Early Modern Asia
Early Modern exists as a connective era in European historiography between the Middle Ages (which end with the Renaissance, mostly) and the Modern era (which begins with the Industrial Revolution and French Revolution, both late 1700s). It didn’t have much independent character until historians, especially non-European historians, began to try to compare cultural and economic developments.
Historiography and periodization: What is “Early Modern”?
- centralizing state authority with increasingly regularized — bureaucratic and professionalized — administrations
- substantial and growing urban economies
- proto-industrial (aka “putting out”) production of some commodities: specialization and market networks of great sophistication necessary for function.
- historically high rates of literacy (roughly 25% and up),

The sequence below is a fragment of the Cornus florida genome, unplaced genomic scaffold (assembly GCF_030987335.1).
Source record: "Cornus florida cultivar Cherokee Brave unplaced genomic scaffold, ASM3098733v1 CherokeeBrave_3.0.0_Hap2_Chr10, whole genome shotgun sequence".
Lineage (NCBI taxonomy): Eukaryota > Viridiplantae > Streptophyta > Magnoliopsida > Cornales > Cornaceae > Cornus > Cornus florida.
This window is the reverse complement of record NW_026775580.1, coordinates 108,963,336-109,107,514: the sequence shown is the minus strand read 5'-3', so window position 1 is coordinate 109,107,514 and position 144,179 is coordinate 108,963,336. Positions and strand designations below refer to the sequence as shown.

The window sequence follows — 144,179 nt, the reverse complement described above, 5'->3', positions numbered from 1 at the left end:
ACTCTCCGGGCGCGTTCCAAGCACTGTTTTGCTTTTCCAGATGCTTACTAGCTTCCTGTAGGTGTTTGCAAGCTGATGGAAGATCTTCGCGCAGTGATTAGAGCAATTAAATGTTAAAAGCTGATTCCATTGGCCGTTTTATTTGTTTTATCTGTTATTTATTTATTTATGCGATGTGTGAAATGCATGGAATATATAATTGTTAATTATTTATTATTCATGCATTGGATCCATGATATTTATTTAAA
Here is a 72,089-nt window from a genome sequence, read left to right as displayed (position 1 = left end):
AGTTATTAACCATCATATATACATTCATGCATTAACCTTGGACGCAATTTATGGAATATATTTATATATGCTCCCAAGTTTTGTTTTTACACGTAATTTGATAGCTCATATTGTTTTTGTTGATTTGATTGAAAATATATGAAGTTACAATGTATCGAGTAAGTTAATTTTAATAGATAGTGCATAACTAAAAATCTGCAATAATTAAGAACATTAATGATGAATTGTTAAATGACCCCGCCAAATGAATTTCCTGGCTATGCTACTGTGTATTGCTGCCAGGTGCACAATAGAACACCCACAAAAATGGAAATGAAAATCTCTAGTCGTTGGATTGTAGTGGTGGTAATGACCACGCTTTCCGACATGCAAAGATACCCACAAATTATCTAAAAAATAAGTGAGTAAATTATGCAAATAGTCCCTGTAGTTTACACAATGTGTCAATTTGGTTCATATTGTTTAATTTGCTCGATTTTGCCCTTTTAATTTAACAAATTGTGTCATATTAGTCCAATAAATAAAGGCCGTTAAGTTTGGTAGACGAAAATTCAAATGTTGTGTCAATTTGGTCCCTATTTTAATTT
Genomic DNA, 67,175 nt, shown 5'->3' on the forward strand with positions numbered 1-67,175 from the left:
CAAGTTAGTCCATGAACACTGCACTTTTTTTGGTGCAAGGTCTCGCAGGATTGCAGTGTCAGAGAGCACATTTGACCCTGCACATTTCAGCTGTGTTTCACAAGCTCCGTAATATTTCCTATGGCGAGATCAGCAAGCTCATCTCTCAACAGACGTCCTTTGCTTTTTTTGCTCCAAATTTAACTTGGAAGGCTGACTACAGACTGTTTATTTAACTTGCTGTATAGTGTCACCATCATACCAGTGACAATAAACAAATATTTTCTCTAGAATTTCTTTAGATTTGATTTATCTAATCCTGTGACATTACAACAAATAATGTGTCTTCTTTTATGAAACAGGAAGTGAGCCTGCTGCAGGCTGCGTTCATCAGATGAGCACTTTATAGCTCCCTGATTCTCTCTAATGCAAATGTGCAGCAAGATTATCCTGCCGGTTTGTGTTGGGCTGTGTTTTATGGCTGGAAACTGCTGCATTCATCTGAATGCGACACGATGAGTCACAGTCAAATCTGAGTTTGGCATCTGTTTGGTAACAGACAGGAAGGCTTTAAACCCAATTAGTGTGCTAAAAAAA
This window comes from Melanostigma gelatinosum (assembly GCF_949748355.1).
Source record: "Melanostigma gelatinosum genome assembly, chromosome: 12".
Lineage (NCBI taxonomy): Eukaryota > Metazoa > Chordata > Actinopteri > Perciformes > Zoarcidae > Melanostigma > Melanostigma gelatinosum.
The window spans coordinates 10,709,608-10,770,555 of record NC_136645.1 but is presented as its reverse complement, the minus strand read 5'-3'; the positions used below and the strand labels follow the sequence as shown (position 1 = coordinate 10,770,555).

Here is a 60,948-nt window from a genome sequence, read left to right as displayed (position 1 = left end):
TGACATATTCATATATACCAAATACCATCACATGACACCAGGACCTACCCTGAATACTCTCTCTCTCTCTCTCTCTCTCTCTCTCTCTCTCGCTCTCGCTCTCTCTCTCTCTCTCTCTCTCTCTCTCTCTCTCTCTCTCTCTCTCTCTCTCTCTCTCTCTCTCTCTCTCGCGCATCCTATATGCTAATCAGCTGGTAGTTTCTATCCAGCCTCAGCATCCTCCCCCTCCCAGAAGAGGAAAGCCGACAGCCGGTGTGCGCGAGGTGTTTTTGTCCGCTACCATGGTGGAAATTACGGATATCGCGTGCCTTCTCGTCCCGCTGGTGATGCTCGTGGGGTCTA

- flourishing entertainment culture: literacy and prosperity support drama, literature, art
- globalization of trade.
- Imperialism: most Early Modern societies are either expansionistic or subject to external imperial pressures.
Not all societies meet all hallmarks. More importantly, different societies will reach this era of growth and change (it’s not a stable period) at different times. Just because Europe went through its Early Modern phase from roughly 1450-1750 doesn’t mean that anyone else does.
Early Modern Asia
- China — Early Modern since the 11th century!
- Imperial bureaucracy and advanced protoindustrial economy
- Korea — Early Modern since about 1400
- Weaker central authority, but high levels of education and literacy and global trade
- Japan — Early Modern since 1600 unification
- Samurai control and Castle towns create urbanization, commercialization and rising literacy.
- India — Early Modern economy and society, but a subject of imperialistic pressures: no centralization, except under British control.
Early Modern is a useful term, if defined properly and used responsibly. It clearly describes both European and Asian developments before the modern, industrial era.